GenNext winner Deepit Chugh fondly recalls his first tryst with fashion. He was merely ten years old and his cousin had won the Miss World pageant in 1999. He remembers being taken aback by the blue gown his cousin adorned, created by Hemant Trivedi. As he grew up in a household where his creativity was encouraged, he was further pushed to follow his passion, leading him to graduate from NIFT New Delhi, with a degree in design. A bit of a drifter as he calls himself, through the years, he has shifted bases from Ahmedabad to Mumbai, Bengaluru and Kolkata, inculcating a sense of diversity. Post NIFT, the designer worked for Triburg, the buying agency responsible for Calvin Klein, Armani Exchange and Raymond, amongst others, before setting up his own practice, Line Outline.
We connected with the designer, who not only tells us about his winning collection at the recently concluded FDCI x Lakme Fashion Week, but also about his process and more.
I have always been more inclined towards the creative side. In school, I remember drawing fashion illustrations on the back of my books. This led me to join NIFT New Delhi and specialise in Knitwear design. My career started with me interning at Triburg and designing for Calvin Klein Jeans and Armani Exchange, following which I joined Raymond and Aditya Birla Group, designing for both menswear and womenswear. Line Outline began as an extension of pieces that I would like to wear. After gaining enough training in the ways of the industry and following some of the industry veterans, I felt that it was the right time to begin and introduce a new and easy menswear label.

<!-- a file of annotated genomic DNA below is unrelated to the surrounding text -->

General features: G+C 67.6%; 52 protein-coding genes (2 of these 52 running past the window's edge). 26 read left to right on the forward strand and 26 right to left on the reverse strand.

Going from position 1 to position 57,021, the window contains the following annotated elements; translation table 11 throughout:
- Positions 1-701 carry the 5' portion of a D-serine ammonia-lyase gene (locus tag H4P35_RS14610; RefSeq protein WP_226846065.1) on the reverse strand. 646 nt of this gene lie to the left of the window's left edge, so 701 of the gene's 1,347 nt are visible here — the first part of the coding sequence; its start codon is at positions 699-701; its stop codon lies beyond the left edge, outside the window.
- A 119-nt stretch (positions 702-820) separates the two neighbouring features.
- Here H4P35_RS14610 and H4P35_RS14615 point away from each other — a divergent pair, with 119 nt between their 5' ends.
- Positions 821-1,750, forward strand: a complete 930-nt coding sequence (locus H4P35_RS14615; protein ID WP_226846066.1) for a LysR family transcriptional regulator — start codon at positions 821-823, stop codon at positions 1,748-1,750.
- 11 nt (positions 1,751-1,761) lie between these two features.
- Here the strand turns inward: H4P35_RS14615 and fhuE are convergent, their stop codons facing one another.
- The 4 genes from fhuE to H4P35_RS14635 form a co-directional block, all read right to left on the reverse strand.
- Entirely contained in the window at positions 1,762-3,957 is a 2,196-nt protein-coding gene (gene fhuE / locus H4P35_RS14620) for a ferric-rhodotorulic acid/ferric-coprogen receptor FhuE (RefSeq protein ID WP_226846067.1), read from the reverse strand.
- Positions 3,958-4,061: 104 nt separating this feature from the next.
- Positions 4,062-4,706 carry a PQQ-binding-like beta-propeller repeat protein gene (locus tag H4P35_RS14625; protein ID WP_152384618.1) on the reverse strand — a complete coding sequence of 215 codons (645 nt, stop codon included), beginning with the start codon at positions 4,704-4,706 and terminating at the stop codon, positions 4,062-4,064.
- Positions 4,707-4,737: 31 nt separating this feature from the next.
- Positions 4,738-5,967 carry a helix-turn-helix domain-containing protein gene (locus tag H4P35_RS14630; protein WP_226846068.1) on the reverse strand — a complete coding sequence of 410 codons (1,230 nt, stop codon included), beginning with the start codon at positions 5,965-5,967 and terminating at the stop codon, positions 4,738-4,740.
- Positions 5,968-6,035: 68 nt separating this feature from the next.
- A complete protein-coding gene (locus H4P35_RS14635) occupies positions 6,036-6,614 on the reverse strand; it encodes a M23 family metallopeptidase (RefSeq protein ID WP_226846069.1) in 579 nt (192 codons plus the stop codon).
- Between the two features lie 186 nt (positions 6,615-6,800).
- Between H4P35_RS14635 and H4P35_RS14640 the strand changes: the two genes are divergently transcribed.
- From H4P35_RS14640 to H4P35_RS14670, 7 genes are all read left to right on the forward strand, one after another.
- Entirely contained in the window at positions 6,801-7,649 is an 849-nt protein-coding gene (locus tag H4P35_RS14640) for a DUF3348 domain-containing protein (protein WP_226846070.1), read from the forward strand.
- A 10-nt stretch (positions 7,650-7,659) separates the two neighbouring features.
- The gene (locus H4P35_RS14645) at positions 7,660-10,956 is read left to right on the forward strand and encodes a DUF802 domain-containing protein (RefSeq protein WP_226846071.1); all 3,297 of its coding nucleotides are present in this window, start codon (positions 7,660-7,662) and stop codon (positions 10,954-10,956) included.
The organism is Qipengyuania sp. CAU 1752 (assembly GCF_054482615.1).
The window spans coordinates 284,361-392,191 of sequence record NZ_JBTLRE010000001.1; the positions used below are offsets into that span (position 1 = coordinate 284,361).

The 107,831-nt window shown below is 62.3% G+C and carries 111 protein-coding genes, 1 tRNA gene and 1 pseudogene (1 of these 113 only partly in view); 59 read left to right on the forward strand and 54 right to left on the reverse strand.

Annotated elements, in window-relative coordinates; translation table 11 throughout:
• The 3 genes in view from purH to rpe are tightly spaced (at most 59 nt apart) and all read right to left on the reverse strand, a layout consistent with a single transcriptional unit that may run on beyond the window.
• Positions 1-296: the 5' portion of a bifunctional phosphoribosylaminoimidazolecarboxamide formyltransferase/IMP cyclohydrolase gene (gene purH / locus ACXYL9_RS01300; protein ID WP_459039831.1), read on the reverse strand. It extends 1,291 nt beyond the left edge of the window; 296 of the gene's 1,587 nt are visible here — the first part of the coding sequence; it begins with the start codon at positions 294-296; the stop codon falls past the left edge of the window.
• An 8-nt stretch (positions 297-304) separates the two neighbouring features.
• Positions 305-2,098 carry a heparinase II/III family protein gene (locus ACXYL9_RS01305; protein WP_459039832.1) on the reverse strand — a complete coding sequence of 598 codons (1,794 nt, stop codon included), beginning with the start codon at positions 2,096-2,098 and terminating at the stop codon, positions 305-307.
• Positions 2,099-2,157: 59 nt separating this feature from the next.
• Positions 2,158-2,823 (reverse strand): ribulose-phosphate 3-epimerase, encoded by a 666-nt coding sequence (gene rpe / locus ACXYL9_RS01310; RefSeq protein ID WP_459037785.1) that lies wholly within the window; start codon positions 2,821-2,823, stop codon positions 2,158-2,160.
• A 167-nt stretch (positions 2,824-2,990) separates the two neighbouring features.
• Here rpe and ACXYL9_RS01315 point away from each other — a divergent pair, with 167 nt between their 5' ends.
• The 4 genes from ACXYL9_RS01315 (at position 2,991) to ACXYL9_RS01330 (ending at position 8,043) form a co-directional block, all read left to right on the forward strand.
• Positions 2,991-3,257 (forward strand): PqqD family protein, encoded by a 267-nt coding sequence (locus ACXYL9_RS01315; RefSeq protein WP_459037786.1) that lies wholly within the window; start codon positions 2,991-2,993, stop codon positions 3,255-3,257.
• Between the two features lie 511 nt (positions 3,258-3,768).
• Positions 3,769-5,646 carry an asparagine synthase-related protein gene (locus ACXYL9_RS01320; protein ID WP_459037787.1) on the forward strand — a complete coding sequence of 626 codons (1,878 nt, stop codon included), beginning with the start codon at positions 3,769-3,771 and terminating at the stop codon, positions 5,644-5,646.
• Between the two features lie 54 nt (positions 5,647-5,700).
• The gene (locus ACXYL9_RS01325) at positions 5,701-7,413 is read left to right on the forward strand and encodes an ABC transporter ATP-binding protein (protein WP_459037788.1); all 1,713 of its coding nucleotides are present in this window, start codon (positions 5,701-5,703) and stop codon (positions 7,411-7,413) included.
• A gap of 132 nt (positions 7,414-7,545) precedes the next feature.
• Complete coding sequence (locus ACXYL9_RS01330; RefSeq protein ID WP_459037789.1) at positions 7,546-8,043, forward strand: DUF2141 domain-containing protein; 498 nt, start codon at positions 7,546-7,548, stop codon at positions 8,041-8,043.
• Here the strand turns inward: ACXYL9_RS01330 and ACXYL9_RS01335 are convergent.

The Winning Collection
Clean lines, Brutalist architecture and the concrete jungle that we live in, has been a key source of inspiration for my label. The mood was a follow-up from the first collection, Chapter 1- Tranquil City, which was created during the first lockdown. Moving towards feelings of hope and gearing up for a brighter future, Chapter 2 - Idyll is a story of a utopian life — hopeful and energetic. A break from the crisis we are facing, in a world with freedom and expression. ‘An escape into what we could be.' The brand takes its visual inspiration from coloured Brutalist architecture for this collection. It is made using soft cottons, cotton blends, Bemberg silks and twill fabrics. It has minimalistic hand-embroideries like cording, pitta work and zardosi, which help elevate the products, along with a focus on colour block and pattern play. The collection is ready-to-wear, with easy silhouettes ensuring the clothing accentuates the wearer.
The Sustainable Blueprint
Sustainable fashion, as the world sees it, is mostly to do with fabrics and materials. I, on the other hand, feel that sustainability should also be for business practices. During the first lockdown, we realised the number of local tailors and craftsmen who were running their own small businesses, either from their own homes, or from small units in and around their homes, were completely out-of-work and had to shut down their businesses. This gave my concept a push — to work with these local tailors to maintain a healthy number of orders, along with teaching them better finishing. This, for a lot of them, was helpful as they did not have to shut shop completely. Along with this, we have taken another step by introducing recycled cotton hang tags, and labels made from recycled plastic bottles.
The Fashion of Now
Everything that Line Outline has to offer! I think fashion needs to be comfortable, easy and wearable, as much as making your personality stand out.
Line Outline is a brand with a fluid narrative. My aim is to create wardrobe solutions for the modern consumer. While maintaining the aesthetics of the brand, we hope the customers see us as a one-stop-shop for their wardrobe needs. From casual dressing, to making custom designs and contemporary Indian looks, the designs will reflect a smart and modern vibe.
Text Unnati Saini